When does prepaying a personal loan make sense?

When you’re in a financial crisis, a personal loan can quickly provide you with the cash you need. But these types of loans are not a panacea: they generally carry high interest rates. One way to reduce interest charges is to prepay your loan.

Accelerated gain can have major advantages and serious disadvantages. A thorough understanding of your loan terms and financial situation can help you decide if it makes sense to pay off a personal loan sooner than expected.

[Read: Best Personal Loans.]

Can you repay a personal loan early?

Generally, you can prepay a personal loan regardless of who issued it.

“I can’t think of a scenario I’ve seen where you can’t pay off a personal loan sooner,” says credit expert Gerri Detweiler.

But that doesn’t mean that paying off a loan early is always a good idea. For example, some personal loans have prepayment penalties. If you prepay a personal loan, you may have to pay a fee for the privilege of doing so.

Check to see if your lender charges a prepayment penalty.

“Most personal loans don’t incur a prepayment penalty,” says Detweiler. “If that’s the case with your loan, you’ll save money by paying it off faster.”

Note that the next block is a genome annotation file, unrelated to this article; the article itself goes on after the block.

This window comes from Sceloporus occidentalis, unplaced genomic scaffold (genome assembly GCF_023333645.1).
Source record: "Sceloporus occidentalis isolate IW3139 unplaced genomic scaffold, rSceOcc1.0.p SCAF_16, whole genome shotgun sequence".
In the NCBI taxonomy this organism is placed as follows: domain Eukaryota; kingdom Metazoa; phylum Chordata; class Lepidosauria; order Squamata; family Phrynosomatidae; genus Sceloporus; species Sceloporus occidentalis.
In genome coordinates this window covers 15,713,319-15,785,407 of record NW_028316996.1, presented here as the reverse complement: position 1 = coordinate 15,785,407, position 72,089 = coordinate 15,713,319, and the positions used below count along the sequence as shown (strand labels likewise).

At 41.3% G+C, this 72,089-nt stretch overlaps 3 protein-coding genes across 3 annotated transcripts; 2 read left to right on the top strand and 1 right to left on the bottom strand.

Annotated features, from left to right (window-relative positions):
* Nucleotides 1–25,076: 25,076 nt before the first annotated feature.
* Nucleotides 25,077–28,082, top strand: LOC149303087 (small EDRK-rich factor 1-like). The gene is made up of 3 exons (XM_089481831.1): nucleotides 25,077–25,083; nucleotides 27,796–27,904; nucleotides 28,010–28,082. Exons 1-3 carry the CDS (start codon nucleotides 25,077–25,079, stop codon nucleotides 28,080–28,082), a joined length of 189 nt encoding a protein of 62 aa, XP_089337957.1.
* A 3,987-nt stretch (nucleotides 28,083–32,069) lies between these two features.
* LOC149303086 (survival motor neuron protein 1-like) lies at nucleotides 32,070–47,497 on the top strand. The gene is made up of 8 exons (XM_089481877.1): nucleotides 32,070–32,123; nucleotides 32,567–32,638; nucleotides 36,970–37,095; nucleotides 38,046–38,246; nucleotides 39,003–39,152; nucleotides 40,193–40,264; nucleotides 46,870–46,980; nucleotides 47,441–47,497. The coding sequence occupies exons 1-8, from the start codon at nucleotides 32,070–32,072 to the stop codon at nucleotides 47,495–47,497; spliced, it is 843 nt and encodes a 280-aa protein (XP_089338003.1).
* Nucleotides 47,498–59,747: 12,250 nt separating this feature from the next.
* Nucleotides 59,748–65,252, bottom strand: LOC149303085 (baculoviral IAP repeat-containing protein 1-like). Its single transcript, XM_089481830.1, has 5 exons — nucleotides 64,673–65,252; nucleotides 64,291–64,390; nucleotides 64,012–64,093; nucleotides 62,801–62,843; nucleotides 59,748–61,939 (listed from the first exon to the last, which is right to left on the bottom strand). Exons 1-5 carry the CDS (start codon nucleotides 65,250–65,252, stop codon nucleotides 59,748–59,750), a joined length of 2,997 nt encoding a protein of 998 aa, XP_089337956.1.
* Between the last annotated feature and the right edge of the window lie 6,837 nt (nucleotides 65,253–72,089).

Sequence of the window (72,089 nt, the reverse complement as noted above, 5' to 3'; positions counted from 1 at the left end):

What are the benefits of prepaying a personal loan?

The biggest benefit of expediting loan repayment is that it can save you money.

“In many cases, paying off a personal loan early will save the borrower money in interest,” says Thomas Nitzsche, financial educator at Money Management International, a nonprofit credit counseling agency. lucrative.

With loan payments on the sidelines, you free up cash to fulfill your monthly budget. You may have more funds to direct to another financial goal, such as investing, saving for a deposit or just having more “fun money,” says Nitzsche.

high borrowers debt to income ratios will find that paying off personal loans early can reduce theirs, “perhaps increasing their chances of being approved for another loan,” he says.

You can also expect emotional rewards. “Repaying a loan is a huge emotional relief for many consumers, especially if the loan was related to past trauma or associated with a difficult or negative time in their lives,” says Nitzsche.

You won’t have to worry about future payments, adds Detweiler, or what to do if your life circumstances change.

“If your income goes down or other expenses go up, you won’t have to worry about whether you can cover the payments,” she says. “Being debt-free, or closer to it, can mean peace of mind.”

[Read: Best Debt Consolidation Loans.]

What are the disadvantages of prepaying a personal loan?

Paying off personal loan debt early has a few drawbacks: namely, you may have less cash in the short term.

“If the savings are used to repay the loan, it can create a shortage in the borrower’s emergency fund,” Nitzsche said. “Especially if the borrower is experiencing career uncertainty, it may be best to keep the loan and continue to make payments on time.”

Indeed, losing cash by investing money in a loan can be dangerous in certain situations, recognizes Detweiler.